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      04-25-2012, 11:53 AM   #1
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Article I wrote for Job at KBB

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Hey Guys, just wanted to post an article I wrote as a writing sample for a journalism job at KBB. Figured some of you may get enjoyment out of it. Ended up getting a better job with Penske anyway...enjoy!

The BMW Identity Crisis
January 2012
Since BMW's near sale to Mercedes-Benz in 1959, the two companies have been engaged in an epic battle for the sport-luxury vehicle market. Throughout the century-old rivalry, the dynamic duo has revolutionized the way consumers enjoy the newest feats of German engineering, from 50/50 near-perfect weight distribution to infrared pedestrian detectors.

BMW's successful 1960s introduction of what was then called the "New Class" identified the brand as a premium quality vehicle with an emphasis on drivability. The BMW 2002 was not only a blast to drive but also came with the sportiest interior and exterior styling. This was the inception of the concept of "Joy" to BMW's lineup and would be its secret to success for the next 50 years, thereby creating “The Ultimate Driving Machine”. A few years later, BMW created ///M Motorsports division to enhance the already exciting racing heritage bred into their vehicles.

Mercedes could not compete with the loyalty and demand created by BMW's branding. No matter their attempts at creating "Joy", Mercedes drivers were simply not experiencing the same sensation on the road. Designers and engineers scrambled to decipher what made the BMW such a thrill and soon realized their calling was not in the “Joy” of driving, but rather in the goal of comfort. It was from that point forward that Mercedes crafted its recipe of creating the most comfortable luxury vehicle on the market.

Now that the brands were defined and lines were drawn in the sand, it was only a matter of time before Japan saw an opportunity in the sport-luxury market. In 1989, Nissan's Infiniti and Toyota's Lexus brands began to carve out a piece of the action their German counterparts had since dominated for so long. By the mid-1990s, Japan had become a major competitor due to their reputation of reliability and comparatively inexpensive maintenance.

The German automotive industry felt threatened by Japan’s introduction to their market segment. What could be done to avoid the utter domination Japan rendered upon American brands in the economy car sector? It seemed the brand strategy from here was to optimize proficiencies by creating vehicles which would interest the entire spectrum of drivers. This move by BMW and Mercedes highlighted a shift from pure core competencies to a more conformist sales-driven approach.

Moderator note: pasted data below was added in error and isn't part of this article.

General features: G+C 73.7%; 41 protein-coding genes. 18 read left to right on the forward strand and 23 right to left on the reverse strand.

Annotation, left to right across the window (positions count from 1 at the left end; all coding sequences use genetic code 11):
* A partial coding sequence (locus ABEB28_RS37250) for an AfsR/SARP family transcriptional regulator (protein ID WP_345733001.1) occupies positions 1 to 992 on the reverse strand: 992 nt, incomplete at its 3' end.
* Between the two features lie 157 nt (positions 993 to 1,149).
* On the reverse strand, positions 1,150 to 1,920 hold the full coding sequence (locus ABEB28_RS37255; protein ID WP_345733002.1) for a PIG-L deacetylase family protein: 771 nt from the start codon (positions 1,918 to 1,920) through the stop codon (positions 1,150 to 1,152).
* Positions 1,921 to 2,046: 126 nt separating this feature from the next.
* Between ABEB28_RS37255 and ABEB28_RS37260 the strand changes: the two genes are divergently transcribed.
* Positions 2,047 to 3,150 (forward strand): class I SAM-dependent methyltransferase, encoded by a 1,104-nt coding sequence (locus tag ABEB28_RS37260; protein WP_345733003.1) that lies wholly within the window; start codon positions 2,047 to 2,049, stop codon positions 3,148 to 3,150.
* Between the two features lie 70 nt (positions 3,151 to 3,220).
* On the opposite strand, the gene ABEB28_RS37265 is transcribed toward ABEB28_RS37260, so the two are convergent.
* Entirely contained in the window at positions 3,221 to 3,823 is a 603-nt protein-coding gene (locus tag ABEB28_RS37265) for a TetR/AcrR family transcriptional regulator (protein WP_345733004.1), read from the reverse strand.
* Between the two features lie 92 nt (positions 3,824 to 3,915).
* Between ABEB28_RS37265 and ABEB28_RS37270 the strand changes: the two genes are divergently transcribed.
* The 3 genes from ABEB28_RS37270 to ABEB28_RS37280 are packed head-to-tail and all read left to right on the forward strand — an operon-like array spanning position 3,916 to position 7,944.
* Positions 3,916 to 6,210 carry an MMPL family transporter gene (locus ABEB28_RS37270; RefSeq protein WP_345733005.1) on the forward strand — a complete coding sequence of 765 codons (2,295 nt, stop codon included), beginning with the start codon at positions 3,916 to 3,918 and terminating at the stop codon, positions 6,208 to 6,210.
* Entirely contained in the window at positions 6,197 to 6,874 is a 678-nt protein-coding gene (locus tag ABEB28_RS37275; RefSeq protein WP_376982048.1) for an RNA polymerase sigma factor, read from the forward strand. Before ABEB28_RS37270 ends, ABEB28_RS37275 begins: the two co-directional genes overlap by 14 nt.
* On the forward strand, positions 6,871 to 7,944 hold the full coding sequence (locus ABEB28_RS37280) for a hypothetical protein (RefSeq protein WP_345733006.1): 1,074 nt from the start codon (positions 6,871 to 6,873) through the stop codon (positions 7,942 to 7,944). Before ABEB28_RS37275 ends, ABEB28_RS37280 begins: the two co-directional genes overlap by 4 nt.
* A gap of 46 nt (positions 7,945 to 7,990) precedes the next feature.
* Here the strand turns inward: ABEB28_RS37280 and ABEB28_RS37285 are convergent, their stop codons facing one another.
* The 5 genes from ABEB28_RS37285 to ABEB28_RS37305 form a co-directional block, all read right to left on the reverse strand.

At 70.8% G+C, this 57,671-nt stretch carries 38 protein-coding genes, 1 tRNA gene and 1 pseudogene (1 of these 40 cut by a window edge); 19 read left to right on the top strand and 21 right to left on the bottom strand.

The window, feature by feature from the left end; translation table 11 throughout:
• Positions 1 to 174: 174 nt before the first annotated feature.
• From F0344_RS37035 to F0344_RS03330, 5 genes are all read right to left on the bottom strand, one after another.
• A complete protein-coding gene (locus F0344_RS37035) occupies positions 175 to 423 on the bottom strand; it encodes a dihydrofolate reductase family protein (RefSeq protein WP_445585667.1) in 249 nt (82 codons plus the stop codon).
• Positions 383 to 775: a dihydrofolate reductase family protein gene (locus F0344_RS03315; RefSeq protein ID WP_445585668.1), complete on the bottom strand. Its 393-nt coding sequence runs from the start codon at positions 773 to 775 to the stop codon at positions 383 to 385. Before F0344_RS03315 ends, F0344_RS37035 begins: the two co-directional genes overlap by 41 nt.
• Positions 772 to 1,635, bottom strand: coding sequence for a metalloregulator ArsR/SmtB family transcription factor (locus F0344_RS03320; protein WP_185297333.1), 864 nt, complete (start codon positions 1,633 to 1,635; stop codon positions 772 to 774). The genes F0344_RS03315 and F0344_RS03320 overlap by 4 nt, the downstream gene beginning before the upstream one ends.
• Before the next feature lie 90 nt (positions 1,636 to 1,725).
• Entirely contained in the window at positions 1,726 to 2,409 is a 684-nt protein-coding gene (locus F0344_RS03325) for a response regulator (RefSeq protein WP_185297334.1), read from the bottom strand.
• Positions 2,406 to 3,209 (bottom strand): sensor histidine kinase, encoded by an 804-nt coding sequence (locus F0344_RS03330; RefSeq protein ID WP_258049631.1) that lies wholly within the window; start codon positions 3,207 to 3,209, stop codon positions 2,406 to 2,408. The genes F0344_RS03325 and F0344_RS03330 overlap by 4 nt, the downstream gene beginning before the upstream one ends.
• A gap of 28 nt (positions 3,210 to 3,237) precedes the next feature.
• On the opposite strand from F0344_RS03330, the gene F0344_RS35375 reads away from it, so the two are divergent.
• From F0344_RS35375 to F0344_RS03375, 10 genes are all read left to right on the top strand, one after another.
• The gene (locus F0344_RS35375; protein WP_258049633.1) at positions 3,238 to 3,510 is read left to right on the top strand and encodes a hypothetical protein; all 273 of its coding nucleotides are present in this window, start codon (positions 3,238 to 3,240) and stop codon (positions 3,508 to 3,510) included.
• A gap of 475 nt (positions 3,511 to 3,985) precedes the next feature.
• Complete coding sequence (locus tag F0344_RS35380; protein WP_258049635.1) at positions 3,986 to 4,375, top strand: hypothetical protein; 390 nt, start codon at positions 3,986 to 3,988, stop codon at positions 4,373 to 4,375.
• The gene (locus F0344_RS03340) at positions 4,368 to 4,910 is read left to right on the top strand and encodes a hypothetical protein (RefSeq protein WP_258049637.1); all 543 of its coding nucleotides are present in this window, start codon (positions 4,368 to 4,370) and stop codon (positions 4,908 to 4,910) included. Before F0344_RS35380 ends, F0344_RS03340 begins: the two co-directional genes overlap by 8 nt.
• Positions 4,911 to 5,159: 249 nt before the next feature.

Mercedes' success with its exquisitely comfortable S-Class lineup led BMW to create the 7 Series sedan. Although the first iteration in 1977 still held true to BMW's “Joy” to drive identity, the subsequent 1986 and 1994 models began trending more towards the Mercedes' identity of comfort. Each generation of 7 Series began showing more and more characteristics of Mercedes’ pursuit of comfort and less of BMW's original product identity.

As BMW focused their efforts to attract comfort-minded drivers, Mercedes conversely attempted to create “Joy” in driving. Impressed by the successes BMW had with the ///M division's 1987-99 M3 models, Mercedes answered the ///M division's M3 with the introduction of the very first AMG factory vehicle, the 1996 C36. Tighter handling and sportier interior and exterior appointments attracted BMW's loyalists. In subsequent model years, AMG mirrored the technological developments fostered in BMW’s ///M Motorsport racing heritage.

Fast-forwarding to the most recent decade, the trend has continued to denigrate BMW’s original “Joy” to drive identity, leaving BMW purists disappointed. Scores of car enthusiasts have compared the drivability of some of BMW's 2011 models to Mercedes, prioritizing comfort over performance. Similarly, the Mercedes AMG Black Edition vehicle design seemingly follows the BMW ///M Motorsport template.

BMW’s lost identity is a tragedy for purists hoping and waiting for the second coming of a "New Class" lineup. The unique and the intense rivalry of the 1960s German sport-luxury market fostered the birth of the “Joy” of driving. Purists can only hope BMW product designers rekindle their heritage and refocus the brand to recreate “The Ultimate Driving Machine”.
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      04-25-2012, 12:05 PM   #2
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I read and enjoyed. While i don't wholeheartedly agree with the concept I also am not a BMW purist.

Nicely written.
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